By Christopher Paul Curtis

Delacorte. 245 pp. $15.95


By Gail Carson Levine

HarperCollins. 281 pp. $15.95

Reviewed by Jabari Asim

An orphaned boy spends a dreadful period as an unwanted addition to an adoptive family, then takes off on a magical journey during which he discovers that he possesses some very special skills. Harry Potter, perhaps? Not so fast: Although orphan boys making good are a staple of young peoples' literature, any mention of them these days is almost guaranteed to evoke J.K. Rowling's charming series featuring a certain resourceful young British lad. Anyone searching for other books likely to capture the attention of Rowling's fans needn't look far. Two recent books also portray the adventures of scrappy young heroes seeking to escape desperate circumstances.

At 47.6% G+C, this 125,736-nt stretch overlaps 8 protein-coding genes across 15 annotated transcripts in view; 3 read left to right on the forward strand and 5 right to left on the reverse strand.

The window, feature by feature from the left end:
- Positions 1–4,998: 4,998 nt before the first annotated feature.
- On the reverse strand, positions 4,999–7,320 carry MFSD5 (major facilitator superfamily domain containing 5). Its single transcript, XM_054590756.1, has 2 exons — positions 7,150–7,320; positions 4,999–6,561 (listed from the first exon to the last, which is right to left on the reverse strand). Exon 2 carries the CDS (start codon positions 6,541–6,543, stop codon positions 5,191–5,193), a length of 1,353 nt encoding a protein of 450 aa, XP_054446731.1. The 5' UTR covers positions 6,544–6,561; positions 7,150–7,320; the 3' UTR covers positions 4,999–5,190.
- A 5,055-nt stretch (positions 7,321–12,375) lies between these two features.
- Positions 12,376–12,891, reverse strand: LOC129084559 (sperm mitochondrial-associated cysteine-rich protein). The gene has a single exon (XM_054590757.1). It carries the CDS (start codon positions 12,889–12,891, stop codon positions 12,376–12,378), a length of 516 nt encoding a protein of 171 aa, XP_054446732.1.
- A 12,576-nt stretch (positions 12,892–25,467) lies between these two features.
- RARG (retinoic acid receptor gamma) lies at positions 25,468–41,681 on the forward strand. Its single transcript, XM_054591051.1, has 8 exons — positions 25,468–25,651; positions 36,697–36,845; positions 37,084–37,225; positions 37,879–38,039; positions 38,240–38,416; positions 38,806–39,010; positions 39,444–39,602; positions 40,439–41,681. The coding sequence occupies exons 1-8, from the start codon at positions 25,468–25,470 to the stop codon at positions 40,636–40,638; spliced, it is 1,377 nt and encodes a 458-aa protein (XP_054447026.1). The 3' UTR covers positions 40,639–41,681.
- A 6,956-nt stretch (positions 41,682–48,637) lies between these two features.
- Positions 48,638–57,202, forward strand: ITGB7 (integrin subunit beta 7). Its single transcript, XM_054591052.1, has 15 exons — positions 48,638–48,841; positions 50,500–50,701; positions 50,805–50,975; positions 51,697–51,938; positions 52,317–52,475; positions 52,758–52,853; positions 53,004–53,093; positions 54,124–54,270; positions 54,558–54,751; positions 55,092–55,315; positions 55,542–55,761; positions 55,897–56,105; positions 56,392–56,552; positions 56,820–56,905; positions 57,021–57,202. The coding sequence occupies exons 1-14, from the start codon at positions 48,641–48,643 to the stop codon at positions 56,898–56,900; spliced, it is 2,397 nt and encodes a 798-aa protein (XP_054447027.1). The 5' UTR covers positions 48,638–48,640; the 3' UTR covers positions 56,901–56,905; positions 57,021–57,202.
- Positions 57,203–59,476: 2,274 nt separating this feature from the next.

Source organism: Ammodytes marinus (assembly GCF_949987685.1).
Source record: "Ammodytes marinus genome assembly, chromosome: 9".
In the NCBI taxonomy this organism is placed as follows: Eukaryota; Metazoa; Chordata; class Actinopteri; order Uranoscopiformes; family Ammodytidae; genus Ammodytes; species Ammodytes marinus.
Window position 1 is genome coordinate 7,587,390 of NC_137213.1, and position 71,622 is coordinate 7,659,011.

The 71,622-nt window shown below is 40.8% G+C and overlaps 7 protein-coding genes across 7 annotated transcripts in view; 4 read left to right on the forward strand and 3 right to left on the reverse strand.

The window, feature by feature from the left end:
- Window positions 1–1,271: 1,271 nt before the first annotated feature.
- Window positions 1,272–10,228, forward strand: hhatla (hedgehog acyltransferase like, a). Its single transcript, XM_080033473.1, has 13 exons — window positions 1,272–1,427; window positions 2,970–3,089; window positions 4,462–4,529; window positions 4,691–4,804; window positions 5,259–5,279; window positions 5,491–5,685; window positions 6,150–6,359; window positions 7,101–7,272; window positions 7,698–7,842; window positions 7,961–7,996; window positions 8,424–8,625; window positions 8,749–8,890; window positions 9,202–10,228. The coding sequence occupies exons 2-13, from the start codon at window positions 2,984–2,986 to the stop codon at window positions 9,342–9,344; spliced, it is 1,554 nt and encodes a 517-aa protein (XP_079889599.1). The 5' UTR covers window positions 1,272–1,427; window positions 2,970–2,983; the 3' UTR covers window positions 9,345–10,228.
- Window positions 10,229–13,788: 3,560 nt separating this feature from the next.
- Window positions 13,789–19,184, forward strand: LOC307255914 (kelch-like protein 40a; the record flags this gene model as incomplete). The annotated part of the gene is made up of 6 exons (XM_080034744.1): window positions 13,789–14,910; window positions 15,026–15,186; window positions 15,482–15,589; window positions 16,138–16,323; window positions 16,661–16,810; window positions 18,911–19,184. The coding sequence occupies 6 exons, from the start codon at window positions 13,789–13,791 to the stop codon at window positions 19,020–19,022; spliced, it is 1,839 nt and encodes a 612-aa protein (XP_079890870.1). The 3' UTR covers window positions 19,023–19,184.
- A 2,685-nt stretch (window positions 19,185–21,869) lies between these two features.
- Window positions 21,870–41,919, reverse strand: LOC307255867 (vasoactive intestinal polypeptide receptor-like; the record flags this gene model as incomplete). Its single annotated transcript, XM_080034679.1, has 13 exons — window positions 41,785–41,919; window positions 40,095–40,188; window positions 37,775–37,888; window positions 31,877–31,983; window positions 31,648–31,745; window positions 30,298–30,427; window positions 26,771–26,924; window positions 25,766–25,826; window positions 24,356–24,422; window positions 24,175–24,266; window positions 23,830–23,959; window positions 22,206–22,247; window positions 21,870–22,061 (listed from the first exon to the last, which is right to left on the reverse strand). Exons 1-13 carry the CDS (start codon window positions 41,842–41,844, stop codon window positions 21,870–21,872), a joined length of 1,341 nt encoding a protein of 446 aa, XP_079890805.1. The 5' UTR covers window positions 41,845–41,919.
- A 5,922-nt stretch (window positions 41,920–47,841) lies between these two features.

Whereas Harry Potter has his awful relatives to deal with, 10-year-old Bud Caldwell suffers the indignities inflicted upon him by the Amos family. Much like Dudley, Harry Potter's villainous cousin, the Amos's 12-year-old son Todd is a sadistic, conniving bully. After a fight with Todd earns Bud a torturous night in the Amos's tool shed, Bud decides to go on the lam. Bud is the protagonist of Bud, Not Buddy, Christopher Paul Curtis's first book since his much-lauded debut, The Watsons Go To Birmingham -- 1963.

Having set his tale in Depression-era Flint, Mich., Curtis takes care to include the cultural landmarks of the period. After his escape, Bud secures a meal or two by waiting on a bread line, talks to jobless men who ride the rails, and spends an eventful night at Flint's own Hooverville. Amid the humble assemblage of cardboard shanties, a little girl shares a bit of wisdom that propels Bud toward his destiny: "Someone who doesn't know who their family is, is like dust blowing around in a storm, they don't really belong any one place."